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U.N. chief: COVID-19 threatens world peace, security

United Nations Secretary-General Antonio Guterres addresses the 74th General Debate at the United Nations General Assembly at United Nations Headquarters in New York City on Sept. 24, 2019. Photo by Monika Graff/UPI
United Nations Secretary-General Antonio Guterres addresses the 74th General Debate at the United Nations General Assembly at United Nations Headquarters in New York City on Sept. 24, 2019. Photo by Monika Graff/UPI | License Photo

April 10 (UPI) -- U.N. Secretary-General Antonio Guterres warned members of the Security Council that the coronavirus pandemic poses a threat to not only public health but to international peace and security.

Guterres made the comment Thursday during the first meeting the U.N. Security Council has held on the COVID-19 pandemic that has sickened more than 1.6 million people and caused nearly 100,000 deaths worldwide by Friday morning, according to a live tracker of the virus by Johns Hopkins University.

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He said during the video conference that the pandemic is "the fight of a generation," "the raison d'ĂȘtre of the United Nations itself" and the gravest test the world has faced since the international organization's formation in 1945.

The head of the U.N. body said the virus threatens the maintenance of international peace and security and could lead to "an increase in social unrest and violence that would greatly undermine our ability to fight the disease."

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It hinders conflict resolutions, offers terrorist organizations the opportunity to strike while governments are preoccupied, escalates major issues in fragile societies, erodes the trust in public institutions and exacerbates human rights challenges.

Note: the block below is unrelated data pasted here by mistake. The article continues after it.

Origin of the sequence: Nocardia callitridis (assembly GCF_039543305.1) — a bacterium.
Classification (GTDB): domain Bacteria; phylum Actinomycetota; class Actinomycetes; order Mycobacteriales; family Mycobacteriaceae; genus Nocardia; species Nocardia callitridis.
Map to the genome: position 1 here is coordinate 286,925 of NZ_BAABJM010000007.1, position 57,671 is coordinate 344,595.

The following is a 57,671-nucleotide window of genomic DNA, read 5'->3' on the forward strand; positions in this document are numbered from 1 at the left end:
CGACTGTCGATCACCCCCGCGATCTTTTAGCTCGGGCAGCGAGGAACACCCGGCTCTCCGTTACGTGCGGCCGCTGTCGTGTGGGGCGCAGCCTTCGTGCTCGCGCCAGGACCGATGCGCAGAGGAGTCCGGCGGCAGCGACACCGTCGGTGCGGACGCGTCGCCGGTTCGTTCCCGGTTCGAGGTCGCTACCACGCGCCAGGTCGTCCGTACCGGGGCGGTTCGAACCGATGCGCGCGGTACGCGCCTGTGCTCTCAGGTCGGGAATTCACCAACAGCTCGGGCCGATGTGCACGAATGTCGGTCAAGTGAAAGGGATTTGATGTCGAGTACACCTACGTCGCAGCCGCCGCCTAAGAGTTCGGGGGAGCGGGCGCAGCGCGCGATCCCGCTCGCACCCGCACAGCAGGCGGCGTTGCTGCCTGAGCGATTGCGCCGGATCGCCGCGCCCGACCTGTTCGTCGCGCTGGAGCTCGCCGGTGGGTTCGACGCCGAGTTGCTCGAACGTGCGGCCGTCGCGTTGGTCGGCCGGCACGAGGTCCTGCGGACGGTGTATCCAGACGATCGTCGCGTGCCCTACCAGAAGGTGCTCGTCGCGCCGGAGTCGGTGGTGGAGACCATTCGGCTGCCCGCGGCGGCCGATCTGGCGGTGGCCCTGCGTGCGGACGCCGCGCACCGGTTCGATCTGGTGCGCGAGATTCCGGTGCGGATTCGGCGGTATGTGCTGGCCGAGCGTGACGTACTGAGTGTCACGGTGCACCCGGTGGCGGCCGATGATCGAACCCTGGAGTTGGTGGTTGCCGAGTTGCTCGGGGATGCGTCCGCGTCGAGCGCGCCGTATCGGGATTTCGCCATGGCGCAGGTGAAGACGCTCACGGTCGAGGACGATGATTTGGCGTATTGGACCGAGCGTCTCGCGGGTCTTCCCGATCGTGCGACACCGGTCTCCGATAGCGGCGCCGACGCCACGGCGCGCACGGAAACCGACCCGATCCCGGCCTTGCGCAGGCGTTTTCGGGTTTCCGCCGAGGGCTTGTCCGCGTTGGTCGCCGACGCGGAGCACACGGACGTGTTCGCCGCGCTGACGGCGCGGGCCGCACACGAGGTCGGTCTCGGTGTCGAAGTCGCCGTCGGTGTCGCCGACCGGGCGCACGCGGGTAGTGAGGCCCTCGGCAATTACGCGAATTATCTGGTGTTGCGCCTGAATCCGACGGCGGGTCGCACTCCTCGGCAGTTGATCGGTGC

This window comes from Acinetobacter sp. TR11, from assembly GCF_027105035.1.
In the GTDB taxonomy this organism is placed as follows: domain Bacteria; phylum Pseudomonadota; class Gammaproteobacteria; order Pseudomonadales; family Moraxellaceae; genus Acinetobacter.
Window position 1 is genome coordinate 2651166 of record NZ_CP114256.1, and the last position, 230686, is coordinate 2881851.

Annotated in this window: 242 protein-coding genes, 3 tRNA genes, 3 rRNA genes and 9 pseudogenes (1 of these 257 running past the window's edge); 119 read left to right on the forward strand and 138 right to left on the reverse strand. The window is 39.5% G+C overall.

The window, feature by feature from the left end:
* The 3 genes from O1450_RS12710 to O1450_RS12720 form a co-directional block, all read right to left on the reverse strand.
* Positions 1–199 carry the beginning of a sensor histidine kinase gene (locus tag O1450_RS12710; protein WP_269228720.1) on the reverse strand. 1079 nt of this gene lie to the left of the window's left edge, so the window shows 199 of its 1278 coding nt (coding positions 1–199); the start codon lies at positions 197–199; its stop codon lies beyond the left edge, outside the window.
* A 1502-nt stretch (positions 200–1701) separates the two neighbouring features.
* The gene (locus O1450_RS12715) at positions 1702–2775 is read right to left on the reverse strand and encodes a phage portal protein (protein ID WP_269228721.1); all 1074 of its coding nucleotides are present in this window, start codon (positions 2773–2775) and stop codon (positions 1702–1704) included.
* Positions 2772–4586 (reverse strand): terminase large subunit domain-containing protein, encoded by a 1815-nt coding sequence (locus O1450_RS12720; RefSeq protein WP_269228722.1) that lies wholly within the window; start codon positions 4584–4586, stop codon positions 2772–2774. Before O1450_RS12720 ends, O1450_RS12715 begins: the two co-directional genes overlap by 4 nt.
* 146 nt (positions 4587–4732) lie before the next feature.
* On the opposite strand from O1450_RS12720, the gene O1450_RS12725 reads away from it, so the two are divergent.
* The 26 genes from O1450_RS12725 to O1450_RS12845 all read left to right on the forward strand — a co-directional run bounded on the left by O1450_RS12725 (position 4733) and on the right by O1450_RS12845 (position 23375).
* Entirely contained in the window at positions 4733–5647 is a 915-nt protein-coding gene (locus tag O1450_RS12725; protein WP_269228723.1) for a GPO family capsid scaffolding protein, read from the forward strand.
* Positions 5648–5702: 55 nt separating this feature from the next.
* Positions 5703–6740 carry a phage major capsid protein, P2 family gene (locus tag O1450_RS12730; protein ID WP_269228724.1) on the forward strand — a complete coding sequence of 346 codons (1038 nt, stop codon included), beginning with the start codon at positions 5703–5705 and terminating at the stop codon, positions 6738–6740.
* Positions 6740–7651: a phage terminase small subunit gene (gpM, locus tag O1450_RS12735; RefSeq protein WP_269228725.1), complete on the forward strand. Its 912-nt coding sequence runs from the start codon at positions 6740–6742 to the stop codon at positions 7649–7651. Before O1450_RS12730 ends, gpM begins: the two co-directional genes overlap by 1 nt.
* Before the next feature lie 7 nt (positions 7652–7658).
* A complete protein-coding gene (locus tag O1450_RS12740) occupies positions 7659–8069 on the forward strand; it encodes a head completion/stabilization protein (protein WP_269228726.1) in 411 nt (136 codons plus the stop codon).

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"The engagement of the Security Council will be critical to mitigate the peace and security implications of the COVID-19 pandemic," he said. "Indeed, a signal of unity and resolve from the council would count for a lot at this anxious time."

Kelly Craft, the U.S. ambassador to the United Nations, reiterated Guterres' call for unity, stating the pandemic "requires global action, international solidarity and unity of purpose."

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Craft then added without mentioning China that the United States calls for "complete transparency and the timely sharing of public health data and information."

The United States has repeatedly accused China of not being forthright during the pandemic and conducting a campaign of disinformation.

Zhang Jun, China's ambassador to the United Nations, called the pandemic "a global challenge" that is testing national governments and their ability to "lead and deliver."

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China, the former epicenter of the outbreak and ground zero of COVID-19, has seen a drastic decline in cases since a peak in early February, which is proof, Zhang said, that it can be defeated but to overcome this challenge, "solidarity, cooperation, mutual support and assistance is what we need, while beggar-thy-neighbor or scapegoating will lead us nowhere."

Following the meeting, the Security Council published its first statement on the pandemic, expressing "support for all efforts of the secretary-general concerning the potential impact of the COVID-19 pandemic to conflict-affected countries and recalled the need for unity and solidarity with all those affected."

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The coronavirus has infected at least 185 countries and territories since it emerged in Wuhan, China, in early December, with the United States accounting for the highest number with nearly half a million infections.

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